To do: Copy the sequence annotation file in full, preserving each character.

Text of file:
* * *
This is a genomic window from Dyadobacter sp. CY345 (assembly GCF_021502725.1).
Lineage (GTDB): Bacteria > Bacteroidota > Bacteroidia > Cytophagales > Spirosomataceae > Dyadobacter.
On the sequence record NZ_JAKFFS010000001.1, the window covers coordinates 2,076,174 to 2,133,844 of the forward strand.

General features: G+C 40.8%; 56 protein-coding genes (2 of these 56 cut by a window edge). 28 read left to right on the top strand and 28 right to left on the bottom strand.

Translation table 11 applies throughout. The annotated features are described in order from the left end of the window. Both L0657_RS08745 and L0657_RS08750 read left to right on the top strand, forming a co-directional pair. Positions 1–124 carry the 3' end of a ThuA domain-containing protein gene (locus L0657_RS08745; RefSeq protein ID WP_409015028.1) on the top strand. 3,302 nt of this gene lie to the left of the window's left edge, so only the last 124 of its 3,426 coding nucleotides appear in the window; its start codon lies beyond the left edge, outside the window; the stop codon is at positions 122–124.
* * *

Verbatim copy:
This is a genomic window from Dyadobacter sp. CY345 (assembly GCF_021502725.1).
Lineage (GTDB): Bacteria > Bacteroidota > Bacteroidia > Cytophagales > Spirosomataceae > Dyadobacter.
On the sequence record NZ_JAKFFS010000001.1, the window covers coordinates 2,076,174 to 2,133,844 of the forward strand.

General features: G+C 40.8%; 56 protein-coding genes (2 of these 56 cut by a window edge). 28 read left to right on the top strand and 28 right to left on the bottom strand.

Translation table 11 applies throughout. The annotated features are described in order from the left end of the window. Both L0657_RS08745 and L0657_RS08750 read left to right on the top strand, forming a co-directional pair. Positions 1–124 carry the 3' end of a ThuA domain-containing protein gene (locus L0657_RS08745; RefSeq protein ID WP_409015028.1) on the top strand. 3,302 nt of this gene lie to the left of the window's left edge, so only the last 124 of its 3,426 coding nucleotides appear in the window; its start codon lies beyond the left edge, outside the window; the stop codon is at positions 122–124.